Qwest adopts new severance policy during annual meeting
By Sandy Shore, AP Business Writer
Friday, May 23, 2008
Communications shareholders won greater control over some
executive severance agreements Thursday as they peppered the
telecom's CEO with questions about retiree benefit cuts and top
management perks. The shareholders also approved a slate
of directors for the board and an independent auditor during the
Qwest Communications International Inc. annual meeting downtown.
One angry retiree after another told the Qwest managers their
pensions and benefits have lost value, even as Chief Executive
Ed Mueller received a compensation package valued at $17.4
And, at least one noted, Qwest continues to pick up the legal
tab for ex-chief Joe Nacchio, who is appealing an insider
trading conviction and battling civil fraud charges.
"I really wonder if you in senior management at Qwest are in the
same loop as the rest of us," said Mary Ann Neuman, vice
chairwoman of one retirees group.
Several others echoed concerns about Mueller's compensation
package, which included use of the corporate jet for some family
travel and Qwest's agreement to buy his home in California as
part of his relocation package.
Qwest purchased his house for $8.9 million in September and sold
it in December for $7.1 million, net of closing costs and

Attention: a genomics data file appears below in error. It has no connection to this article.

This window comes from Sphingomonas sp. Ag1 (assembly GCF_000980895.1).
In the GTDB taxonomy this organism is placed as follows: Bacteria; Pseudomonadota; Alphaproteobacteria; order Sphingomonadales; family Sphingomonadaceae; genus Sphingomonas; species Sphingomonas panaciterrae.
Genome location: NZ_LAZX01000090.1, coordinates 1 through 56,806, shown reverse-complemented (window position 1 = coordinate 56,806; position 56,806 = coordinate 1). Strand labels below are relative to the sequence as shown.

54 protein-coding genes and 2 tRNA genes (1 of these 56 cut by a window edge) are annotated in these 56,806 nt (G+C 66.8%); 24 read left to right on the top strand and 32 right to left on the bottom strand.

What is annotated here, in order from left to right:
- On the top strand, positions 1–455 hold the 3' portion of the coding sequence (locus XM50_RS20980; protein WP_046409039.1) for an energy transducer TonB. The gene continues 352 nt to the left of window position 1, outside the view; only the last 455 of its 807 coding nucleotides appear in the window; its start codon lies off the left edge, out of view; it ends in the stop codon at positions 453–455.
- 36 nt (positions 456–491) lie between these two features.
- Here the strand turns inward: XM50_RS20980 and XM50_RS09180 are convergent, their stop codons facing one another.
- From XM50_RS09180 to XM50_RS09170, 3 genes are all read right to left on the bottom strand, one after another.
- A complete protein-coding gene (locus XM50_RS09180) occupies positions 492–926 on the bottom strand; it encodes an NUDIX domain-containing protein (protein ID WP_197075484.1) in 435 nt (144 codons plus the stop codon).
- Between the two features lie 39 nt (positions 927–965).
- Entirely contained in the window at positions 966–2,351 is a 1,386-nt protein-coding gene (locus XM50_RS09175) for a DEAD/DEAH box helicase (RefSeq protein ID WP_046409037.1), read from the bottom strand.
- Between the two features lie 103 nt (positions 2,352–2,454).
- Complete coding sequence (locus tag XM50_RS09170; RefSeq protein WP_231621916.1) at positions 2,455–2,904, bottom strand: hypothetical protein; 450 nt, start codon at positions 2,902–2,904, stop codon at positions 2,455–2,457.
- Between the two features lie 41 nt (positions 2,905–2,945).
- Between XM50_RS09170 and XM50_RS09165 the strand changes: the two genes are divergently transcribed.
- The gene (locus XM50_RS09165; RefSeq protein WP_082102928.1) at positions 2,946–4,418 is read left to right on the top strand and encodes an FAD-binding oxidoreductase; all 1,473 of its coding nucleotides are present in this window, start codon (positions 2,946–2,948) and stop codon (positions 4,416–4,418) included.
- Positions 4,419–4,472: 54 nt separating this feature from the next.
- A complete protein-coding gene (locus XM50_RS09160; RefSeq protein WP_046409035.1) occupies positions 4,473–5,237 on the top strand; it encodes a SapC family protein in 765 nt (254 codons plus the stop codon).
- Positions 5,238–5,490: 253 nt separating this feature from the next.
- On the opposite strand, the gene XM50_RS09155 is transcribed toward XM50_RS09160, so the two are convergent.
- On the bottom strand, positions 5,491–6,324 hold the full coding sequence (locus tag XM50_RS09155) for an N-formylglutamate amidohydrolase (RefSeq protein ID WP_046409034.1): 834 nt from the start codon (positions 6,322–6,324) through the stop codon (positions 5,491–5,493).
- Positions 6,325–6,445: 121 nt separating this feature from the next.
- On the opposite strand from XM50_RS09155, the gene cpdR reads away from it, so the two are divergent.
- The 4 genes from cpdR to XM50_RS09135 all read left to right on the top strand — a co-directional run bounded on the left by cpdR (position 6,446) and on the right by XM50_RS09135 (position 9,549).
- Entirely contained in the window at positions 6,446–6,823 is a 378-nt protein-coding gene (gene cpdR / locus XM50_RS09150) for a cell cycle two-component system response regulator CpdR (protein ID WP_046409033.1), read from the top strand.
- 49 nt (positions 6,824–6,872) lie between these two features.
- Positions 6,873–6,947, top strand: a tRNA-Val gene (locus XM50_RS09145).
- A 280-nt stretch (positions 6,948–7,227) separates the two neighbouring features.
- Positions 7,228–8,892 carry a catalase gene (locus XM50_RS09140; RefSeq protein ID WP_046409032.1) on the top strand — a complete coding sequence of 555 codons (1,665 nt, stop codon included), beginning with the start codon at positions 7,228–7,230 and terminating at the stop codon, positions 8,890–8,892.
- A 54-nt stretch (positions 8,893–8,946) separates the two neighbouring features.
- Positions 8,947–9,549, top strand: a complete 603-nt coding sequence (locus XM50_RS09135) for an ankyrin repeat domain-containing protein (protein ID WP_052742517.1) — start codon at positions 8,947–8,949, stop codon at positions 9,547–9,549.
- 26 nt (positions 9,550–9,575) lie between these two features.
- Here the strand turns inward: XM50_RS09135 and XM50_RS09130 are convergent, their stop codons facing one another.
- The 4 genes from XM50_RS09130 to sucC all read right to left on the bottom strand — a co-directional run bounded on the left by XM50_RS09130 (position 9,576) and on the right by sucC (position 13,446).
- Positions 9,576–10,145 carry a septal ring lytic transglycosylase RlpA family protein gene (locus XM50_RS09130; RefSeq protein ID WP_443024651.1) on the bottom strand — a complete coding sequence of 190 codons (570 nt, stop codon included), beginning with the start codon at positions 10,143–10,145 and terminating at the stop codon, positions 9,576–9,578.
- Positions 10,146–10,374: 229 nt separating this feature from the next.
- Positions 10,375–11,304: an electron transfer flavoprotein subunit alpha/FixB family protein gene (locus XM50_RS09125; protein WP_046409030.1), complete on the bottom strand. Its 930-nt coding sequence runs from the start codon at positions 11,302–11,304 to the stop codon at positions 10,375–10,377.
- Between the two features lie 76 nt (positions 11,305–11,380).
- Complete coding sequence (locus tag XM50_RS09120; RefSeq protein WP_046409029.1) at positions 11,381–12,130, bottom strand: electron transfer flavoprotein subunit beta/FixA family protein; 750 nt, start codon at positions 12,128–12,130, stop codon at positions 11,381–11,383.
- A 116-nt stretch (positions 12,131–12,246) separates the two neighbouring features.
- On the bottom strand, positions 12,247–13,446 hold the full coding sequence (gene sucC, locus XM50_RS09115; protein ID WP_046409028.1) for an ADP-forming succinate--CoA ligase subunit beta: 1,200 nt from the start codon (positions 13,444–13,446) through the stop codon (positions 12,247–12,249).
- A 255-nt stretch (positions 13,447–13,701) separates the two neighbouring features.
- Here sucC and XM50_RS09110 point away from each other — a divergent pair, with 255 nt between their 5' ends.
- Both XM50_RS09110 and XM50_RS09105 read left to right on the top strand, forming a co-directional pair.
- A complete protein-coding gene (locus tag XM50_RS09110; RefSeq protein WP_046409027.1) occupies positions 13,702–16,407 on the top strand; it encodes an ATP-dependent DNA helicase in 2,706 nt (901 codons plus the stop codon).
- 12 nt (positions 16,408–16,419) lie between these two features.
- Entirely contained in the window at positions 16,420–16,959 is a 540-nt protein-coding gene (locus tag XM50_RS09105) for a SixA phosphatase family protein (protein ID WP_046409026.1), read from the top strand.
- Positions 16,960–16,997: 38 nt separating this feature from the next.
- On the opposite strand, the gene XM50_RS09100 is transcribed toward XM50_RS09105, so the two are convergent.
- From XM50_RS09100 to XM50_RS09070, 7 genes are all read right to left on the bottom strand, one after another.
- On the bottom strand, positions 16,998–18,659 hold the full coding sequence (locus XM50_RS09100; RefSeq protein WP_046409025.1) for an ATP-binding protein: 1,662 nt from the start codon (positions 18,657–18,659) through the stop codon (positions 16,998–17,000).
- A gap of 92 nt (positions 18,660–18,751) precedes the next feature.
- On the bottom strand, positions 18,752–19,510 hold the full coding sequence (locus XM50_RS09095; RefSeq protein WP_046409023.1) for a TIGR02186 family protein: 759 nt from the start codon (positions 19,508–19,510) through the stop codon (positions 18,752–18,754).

commissions, for an incremental cost to the company of $1.8
Nelson Phelps, executive director of the Association of U S West
Retirees, said retirees received a 2.8 percent average increase
in the pension in 1996, the last increase that has been granted.
His association represents retirees of the former U S West,
which was acquired by Qwest, and of the newly combined company.
Phelps asked the board to consider a request to increase
Under the measure that was passed, shareholder approval will be
required for severance agreements with a total value exceeding
2.99 times the sum of an executive's base salary plus target
bonus. It passed with 54 percent of the vote.
A proposal to separate the roles of the board chairman and chief
executive was rejected.
Retirees have filed a lawsuit against the company over a change
in life insurance and fighting a threat to take away a pension
The company changed the way it pays life insurance premiums to a
flat $10,000 cap. Previously, it varied from job to job.
Company spokesman Bob Toevs said the company has not changed
Nacchio has appealed his April 2007 conviction for illegally
selling $52 million worth of stock in 2001 when, prosecutors
argued, he knew Qwest was at risk but didn't tell investors.
He also is one of several former Qwest executives facing civil
fraud charges filed by the Securities and Exchange Commission.
The regulatory agency alleges they coordinated a financial fraud
that allowed Qwest to improperly report about $3 billion in
The cases grew out of a multibillion-dollar accounting scandal
that forced Qwest to restate $2.2 billion of revenue.
The Denver-based company operates a fiber optics network and is
the primary telephone provider in 14 mostly Western states.
Qwest's stock closed down 7 cents at $4.55 a share Thursday.